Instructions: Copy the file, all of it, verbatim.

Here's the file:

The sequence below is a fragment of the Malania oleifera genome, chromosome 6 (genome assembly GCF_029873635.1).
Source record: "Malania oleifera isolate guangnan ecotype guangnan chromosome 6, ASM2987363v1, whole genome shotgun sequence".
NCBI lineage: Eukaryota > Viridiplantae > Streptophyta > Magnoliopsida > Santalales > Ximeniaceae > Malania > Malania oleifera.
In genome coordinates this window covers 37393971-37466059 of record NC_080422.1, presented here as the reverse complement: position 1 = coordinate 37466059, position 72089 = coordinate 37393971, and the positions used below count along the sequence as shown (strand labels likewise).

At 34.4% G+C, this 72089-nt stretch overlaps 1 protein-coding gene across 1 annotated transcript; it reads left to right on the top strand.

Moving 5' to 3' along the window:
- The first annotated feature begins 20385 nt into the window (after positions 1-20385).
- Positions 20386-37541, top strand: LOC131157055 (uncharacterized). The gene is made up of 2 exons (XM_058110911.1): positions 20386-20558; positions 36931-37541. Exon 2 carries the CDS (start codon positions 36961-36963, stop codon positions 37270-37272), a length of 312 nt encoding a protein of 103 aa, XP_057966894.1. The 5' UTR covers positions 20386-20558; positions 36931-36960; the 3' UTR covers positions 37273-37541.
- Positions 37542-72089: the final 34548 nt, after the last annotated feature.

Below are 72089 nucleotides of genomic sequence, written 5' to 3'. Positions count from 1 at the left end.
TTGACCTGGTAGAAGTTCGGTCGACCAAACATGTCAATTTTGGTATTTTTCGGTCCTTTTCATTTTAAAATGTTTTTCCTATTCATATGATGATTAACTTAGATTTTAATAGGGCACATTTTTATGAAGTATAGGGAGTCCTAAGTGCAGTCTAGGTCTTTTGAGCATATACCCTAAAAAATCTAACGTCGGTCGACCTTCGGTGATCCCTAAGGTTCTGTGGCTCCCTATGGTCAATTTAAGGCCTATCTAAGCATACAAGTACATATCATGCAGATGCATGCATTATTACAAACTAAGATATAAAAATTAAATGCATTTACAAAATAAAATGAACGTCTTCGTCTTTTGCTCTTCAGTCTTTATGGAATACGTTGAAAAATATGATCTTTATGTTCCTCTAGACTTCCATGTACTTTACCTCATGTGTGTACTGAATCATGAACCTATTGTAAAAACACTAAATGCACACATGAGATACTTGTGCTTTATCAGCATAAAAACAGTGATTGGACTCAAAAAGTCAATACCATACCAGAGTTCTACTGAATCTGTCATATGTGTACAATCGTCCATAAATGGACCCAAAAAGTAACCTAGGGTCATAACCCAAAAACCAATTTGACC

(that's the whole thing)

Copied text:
The sequence below is a fragment of the Malania oleifera genome, chromosome 6 (genome assembly GCF_029873635.1).
Source record: "Malania oleifera isolate guangnan ecotype guangnan chromosome 6, ASM2987363v1, whole genome shotgun sequence".
NCBI lineage: Eukaryota > Viridiplantae > Streptophyta > Magnoliopsida > Santalales > Ximeniaceae > Malania > Malania oleifera.
In genome coordinates this window covers 37393971-37466059 of record NC_080422.1, presented here as the reverse complement: position 1 = coordinate 37466059, position 72089 = coordinate 37393971, and the positions used below count along the sequence as shown (strand labels likewise).

At 34.4% G+C, this 72089-nt stretch overlaps 1 protein-coding gene across 1 annotated transcript; it reads left to right on the top strand.

Moving 5' to 3' along the window:
- The first annotated feature begins 20385 nt into the window (after positions 1-20385).
- Positions 20386-37541, top strand: LOC131157055 (uncharacterized). The gene is made up of 2 exons (XM_058110911.1): positions 20386-20558; positions 36931-37541. Exon 2 carries the CDS (start codon positions 36961-36963, stop codon positions 37270-37272), a length of 312 nt encoding a protein of 103 aa, XP_057966894.1. The 5' UTR covers positions 20386-20558; positions 36931-36960; the 3' UTR covers positions 37273-37541.
- Positions 37542-72089: the final 34548 nt, after the last annotated feature.

Below are 72089 nucleotides of genomic sequence, written 5' to 3'. Positions count from 1 at the left end.
TTGACCTGGTAGAAGTTCGGTCGACCAAACATGTCAATTTTGGTATTTTTCGGTCCTTTTCATTTTAAAATGTTTTTCCTATTCATATGATGATTAACTTAGATTTTAATAGGGCACATTTTTATGAAGTATAGGGAGTCCTAAGTGCAGTCTAGGTCTTTTGAGCATATACCCTAAAAAATCTAACGTCGGTCGACCTTCGGTGATCCCTAAGGTTCTGTGGCTCCCTATGGTCAATTTAAGGCCTATCTAAGCATACAAGTACATATCATGCAGATGCATGCATTATTACAAACTAAGATATAAAAATTAAATGCATTTACAAAATAAAATGAACGTCTTCGTCTTTTGCTCTTCAGTCTTTATGGAATACGTTGAAAAATATGATCTTTATGTTCCTCTAGACTTCCATGTACTTTACCTCATGTGTGTACTGAATCATGAACCTATTGTAAAAACACTAAATGCACACATGAGATACTTGTGCTTTATCAGCATAAAAACAGTGATTGGACTCAAAAAGTCAATACCATACCAGAGTTCTACTGAATCTGTCATATGTGTACAATCGTCCATAAATGGACCCAAAAAGTAACCTAGGGTCATAACCCAAAAACCAATTTGACC